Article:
For many, the experience of the holiday season can be an intense mixture of the pleasant and unpleasant. Competing for our attention are the near constant jingle jangle of consumerism and the joy of gift-giving, the warmth and the complexity of family connection, the demands and the blessings of spiritual practices – it can be easy to feel disconnected and adrift. The practices of mindfulness and gratitude can reconnect us to what’s firm and real and enduring. They can bring us home.
With mindfulness, we can ground ourselves in our home in the moment. This moment. The only place where things are in fact real. And our present home is available anytime: two feet on the ground and a slow breath will bring us there. This is not to “escape from” the swirl of activity and emotions, but rather to not get carried too far away by them.
With mindfulness, we can avoid making the unpleasant things worse. We remember that while the noise and the demands are real, we can choose to not add additional suffering with stories about them. In the wisdom of our own home, we can choose not to throw the second (and third) dart.
With mindfulness, we can choose where to place our attention, we can return home to what nourishes us. Our breath. The friends and family members who support and love us. The things we are grateful for.
Gratitude connects us to meaning outside of our ego-selves, reminds us that our true home is not the house that ego built. The practice of gratitude also has been shown to have very similar benefits to the practice of mindfulness, two of which are very apt for the holiday season: reduced stress and anxiety, and the lessening of depression.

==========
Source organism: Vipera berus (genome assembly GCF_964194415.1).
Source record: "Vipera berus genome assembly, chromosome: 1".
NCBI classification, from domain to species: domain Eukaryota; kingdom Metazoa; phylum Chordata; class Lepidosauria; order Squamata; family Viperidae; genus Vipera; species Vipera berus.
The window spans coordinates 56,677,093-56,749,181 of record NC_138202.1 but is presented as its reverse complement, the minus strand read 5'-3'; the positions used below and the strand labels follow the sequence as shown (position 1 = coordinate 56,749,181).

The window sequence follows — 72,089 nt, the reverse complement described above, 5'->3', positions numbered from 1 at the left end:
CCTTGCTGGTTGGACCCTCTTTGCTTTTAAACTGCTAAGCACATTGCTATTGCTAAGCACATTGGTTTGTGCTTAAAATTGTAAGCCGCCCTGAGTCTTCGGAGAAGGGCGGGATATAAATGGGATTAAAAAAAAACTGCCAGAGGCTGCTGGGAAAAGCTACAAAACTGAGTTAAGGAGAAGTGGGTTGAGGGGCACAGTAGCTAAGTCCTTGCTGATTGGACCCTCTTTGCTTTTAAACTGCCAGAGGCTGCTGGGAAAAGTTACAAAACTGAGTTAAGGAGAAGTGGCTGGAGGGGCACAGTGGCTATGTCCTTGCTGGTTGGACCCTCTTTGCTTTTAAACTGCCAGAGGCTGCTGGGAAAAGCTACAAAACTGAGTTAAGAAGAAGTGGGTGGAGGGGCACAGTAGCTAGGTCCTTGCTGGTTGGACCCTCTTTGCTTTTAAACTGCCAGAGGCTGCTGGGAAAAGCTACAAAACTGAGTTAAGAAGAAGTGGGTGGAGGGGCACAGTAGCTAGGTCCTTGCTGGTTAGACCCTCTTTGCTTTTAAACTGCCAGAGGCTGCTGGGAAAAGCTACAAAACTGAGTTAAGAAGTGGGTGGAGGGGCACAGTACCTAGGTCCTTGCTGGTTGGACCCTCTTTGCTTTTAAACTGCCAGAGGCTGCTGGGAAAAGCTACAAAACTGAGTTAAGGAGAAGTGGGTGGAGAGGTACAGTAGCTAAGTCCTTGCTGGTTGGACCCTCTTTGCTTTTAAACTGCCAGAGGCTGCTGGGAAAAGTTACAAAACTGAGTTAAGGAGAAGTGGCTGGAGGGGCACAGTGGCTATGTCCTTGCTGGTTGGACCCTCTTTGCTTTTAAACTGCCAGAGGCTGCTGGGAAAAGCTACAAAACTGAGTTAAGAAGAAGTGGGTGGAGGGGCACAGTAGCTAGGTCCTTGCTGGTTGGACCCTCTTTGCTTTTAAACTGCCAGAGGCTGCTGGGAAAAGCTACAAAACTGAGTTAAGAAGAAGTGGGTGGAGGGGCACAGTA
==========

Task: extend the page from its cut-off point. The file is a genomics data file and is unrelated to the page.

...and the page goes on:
Here are two ways to practice gratitude. One is creating a gratitude list and then referring to it whenever you need a nourishment break from the overwhelm. A second involves cultivating an attitude of gratitude. A willingness to meet and greet whatever shows up in our lives knowing, as Rumi puts it, that “each has been sent as a gift from beyond.”
Gratitude advocate Br. David Steindl-Rast suggests that we can cultivate a deep attitude of gratefulness for everything in our lives, seeing, as Rumi puts it, that “each has been sent as a gift from beyond.” We’ve posted our favorite teaching of Br. David’s put to music and images by the film maker Louie Schwartzberg HEREand Br. David’s Gratefulness.org website is a cornucopia of resources.
The Greater Good Science Foundation has a wonderful section on gratitude science and practice, which they call a “key to well-being” and don’t miss their wonderful lab of practices “Greater Good in Action”
Have a mindful, grateful holiday season everyone!
The Guest House, by Rumi
This being human is like a guest house,
Every morning a new arrival.
A joy, a depression, a meanness,
some momentary awareness comes
as an unexpected visitor.
Welcome and entertain them all!
Even if they are a crowd of sorrows,
who violently sweep your house
empty of its furniture,
still, treat each guest honorably.
He may be clearing you out
for some new delight.
The dark thought, the shame, the malice.
meet them at the door laughing and invite them in.
Be grateful for whatever comes.
because each has been sent
as a guide from beyond.